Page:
One important thing that the UK Equality Act does is that it requires equal treatment in private and public services and access to employment for persons regardless of their age, disability, gender reassignment, marriage and civil partnership, pregnancy and maternity, race, religion or belief, sex, and sexual orientation.4  Conduct that is prohibited under the Act includes discrimination, harassment and victimisation on any of the aforementioned grounds. There are exceptions for transactions conducted on religious premises, allowing religious organisations to employ, for instance, a priest of a particular gender, or to rent out a church building only to particular groups or particular purposes, at their discretion.5 However, where an organisation (religious or otherwise) is providing a service on behalf of a public authority (such as an educational facility for the public, a hospital or social service) they are unable to discriminate against potential users on any of the ‘protected characteristics’ defined in the Act. 6

Far from being seen as a threat to their religious freedom, the Catholic Church of England and Wales welcomed the Act due to its advancing the law against discrimination on the grounds of religion and belief, and that it reflected the Catholic teachings of social justice.7 The Methodist Church, the Baptist Union of Great Britain and the United Reformed Church released a ‘Joint Briefing’ stating that the Equality Act was unlikely to be detrimental to the religious freedoms and requirements of churches or individual Christians, and that the Act strengthened protections for faith communities.8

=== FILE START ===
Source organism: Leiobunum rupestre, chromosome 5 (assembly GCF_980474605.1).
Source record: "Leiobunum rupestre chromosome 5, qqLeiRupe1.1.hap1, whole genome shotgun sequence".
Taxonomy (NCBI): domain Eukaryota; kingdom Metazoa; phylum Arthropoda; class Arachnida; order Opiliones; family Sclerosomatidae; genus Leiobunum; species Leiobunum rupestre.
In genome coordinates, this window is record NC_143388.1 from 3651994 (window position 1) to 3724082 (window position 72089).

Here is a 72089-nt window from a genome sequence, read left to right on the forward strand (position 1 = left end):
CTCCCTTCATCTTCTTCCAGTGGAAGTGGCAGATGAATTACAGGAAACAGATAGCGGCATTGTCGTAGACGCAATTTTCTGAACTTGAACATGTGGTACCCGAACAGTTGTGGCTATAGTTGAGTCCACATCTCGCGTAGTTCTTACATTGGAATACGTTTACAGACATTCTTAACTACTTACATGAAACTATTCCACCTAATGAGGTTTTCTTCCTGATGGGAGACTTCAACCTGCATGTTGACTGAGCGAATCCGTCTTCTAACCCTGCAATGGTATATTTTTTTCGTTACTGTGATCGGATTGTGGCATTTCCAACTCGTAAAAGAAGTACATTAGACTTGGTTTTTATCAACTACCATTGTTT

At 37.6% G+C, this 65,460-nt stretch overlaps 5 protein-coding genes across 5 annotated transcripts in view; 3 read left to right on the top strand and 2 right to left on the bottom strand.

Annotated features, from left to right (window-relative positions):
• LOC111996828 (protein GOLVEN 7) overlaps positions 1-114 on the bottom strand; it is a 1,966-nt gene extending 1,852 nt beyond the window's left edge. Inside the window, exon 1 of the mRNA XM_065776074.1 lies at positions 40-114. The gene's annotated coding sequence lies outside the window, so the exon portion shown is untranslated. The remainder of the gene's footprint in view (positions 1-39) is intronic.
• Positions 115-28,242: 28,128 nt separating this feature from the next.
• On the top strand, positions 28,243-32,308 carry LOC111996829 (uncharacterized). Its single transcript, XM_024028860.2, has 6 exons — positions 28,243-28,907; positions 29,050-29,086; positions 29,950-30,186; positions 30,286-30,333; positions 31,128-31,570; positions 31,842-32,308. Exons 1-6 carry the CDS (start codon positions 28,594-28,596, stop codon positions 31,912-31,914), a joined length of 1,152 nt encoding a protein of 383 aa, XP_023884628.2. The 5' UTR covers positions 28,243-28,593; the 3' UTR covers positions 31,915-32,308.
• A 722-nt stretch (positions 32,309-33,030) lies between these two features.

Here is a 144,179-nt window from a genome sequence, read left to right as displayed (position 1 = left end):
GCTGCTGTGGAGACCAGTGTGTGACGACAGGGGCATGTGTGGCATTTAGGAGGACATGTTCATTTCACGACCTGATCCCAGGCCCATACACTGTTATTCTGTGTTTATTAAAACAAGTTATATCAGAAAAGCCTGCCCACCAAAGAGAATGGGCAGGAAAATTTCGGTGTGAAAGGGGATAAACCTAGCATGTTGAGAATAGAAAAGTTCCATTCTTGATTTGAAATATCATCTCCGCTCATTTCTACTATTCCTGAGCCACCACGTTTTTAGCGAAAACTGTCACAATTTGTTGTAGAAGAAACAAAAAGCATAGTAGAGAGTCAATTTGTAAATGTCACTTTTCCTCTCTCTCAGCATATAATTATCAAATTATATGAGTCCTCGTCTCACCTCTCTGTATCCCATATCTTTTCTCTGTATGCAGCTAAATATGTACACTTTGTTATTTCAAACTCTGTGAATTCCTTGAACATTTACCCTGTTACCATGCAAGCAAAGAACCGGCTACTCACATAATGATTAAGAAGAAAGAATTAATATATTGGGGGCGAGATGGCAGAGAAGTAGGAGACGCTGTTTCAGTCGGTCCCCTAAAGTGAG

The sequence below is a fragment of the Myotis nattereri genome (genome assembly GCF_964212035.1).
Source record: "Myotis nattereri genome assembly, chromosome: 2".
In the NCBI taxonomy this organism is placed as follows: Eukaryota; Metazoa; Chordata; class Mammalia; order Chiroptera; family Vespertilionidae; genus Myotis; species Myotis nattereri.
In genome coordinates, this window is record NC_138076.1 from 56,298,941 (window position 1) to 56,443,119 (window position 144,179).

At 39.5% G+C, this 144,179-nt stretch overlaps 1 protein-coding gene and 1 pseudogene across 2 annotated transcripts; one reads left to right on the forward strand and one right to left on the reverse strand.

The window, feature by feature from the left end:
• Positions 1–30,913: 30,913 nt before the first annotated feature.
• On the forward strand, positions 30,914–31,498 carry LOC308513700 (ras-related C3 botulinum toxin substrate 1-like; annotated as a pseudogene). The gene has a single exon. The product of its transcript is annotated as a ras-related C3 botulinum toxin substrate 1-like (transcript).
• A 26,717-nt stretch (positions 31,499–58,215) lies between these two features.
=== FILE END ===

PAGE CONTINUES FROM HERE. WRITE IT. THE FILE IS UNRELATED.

As an example of how the Equality Act was received in the UK by religious service providers, I will provide information on what occurred in the adoption sector. The new Act meant that adoption agencies could not discriminate against people in the provision of adoption services. When looking specifically at the eleven (11) Catholic adoption agencies, only two (2) decided to close, whereas the other nine (9) continued to provide adoption services in a non-discriminatory manner.9

As an example of how the Equality Act is able to protect the rights of individuals, I will highlight the case of two nurses who were Roman Catholics. They both had religious objections to abortion, and did not want to assist with those medical procedures or work in a clinic that provided those services. Under the Act they were successful in stating that their belief in ‘the sanctity of life from conception on’ meant that they did not have to participate in any abortion procedure or work at clinic providing such services, and that their refusal would not have any negative impact on their nursing careers.10

The UK Equality Act is a working example of how the individual’s right to religion and belief is protected, without allowing a religious organisation to discriminate against individuals in society on the basis of a ‘protected characteristic’.

Jonathan Seglow’s analysis of the Equality Act shows that the legislation successfully brings together the three competing rights of sexual equality, religious freedom and property rights.11 Where these rights intersect, a delicate balance must be struck between the competing rights’ claims, including majority versus minority rights,12 and their relevance for a possible hierarchy of rights where certain rights are perceived as superior, more intrinsically valued than others.13 The UK Equality Act has managed, in practice, to effectively find the correct balance to allow the greatest amount of protection of equality, and protection from discrimination over a broad sphere of human rights.

I hope you will take the UK Equality Act into consideration as a model piece of legislation in any recommendations on religious freedom in Australia. It has been shown to protect the rights of individuals on all of the covered ‘protected characteristics’, whilst at the same time bringing religious and non-religious organisations under the same applicable obligations to not discriminate against individuals when providing goods and services in the public sphere.

Kind regards,

Captain Tanya Watkins

Church of the Flying Spaghetti Monster Australia